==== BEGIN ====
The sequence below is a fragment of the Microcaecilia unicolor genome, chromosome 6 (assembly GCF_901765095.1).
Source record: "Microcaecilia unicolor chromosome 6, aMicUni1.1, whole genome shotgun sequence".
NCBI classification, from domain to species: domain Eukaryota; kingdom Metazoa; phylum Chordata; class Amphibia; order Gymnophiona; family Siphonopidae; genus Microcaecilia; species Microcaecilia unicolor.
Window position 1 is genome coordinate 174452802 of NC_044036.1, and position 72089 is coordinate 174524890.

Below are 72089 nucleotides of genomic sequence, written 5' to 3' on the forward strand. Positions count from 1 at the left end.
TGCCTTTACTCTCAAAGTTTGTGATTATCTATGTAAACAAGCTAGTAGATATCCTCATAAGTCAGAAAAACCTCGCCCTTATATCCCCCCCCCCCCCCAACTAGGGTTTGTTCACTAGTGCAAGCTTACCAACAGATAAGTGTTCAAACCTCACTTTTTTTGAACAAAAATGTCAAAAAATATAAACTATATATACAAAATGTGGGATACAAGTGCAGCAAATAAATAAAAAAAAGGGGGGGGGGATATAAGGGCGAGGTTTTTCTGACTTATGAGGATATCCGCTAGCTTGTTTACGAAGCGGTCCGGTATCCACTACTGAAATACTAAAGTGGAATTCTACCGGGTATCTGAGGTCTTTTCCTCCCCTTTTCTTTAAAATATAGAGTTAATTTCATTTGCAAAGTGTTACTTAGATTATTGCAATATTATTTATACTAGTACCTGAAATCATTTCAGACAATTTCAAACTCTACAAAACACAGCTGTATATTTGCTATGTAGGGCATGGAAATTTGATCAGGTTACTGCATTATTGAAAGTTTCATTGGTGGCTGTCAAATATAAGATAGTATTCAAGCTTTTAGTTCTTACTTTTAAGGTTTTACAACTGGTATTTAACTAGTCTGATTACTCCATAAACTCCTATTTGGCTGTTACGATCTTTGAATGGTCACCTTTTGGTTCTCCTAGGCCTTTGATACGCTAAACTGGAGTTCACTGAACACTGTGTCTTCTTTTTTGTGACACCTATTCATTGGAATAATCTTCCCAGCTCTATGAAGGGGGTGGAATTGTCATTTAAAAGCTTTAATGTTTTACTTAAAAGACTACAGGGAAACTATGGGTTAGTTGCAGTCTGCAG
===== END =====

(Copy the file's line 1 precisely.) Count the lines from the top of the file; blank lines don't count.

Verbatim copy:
The sequence below is a fragment of the Microcaecilia unicolor genome, chromosome 6 (assembly GCF_901765095.1).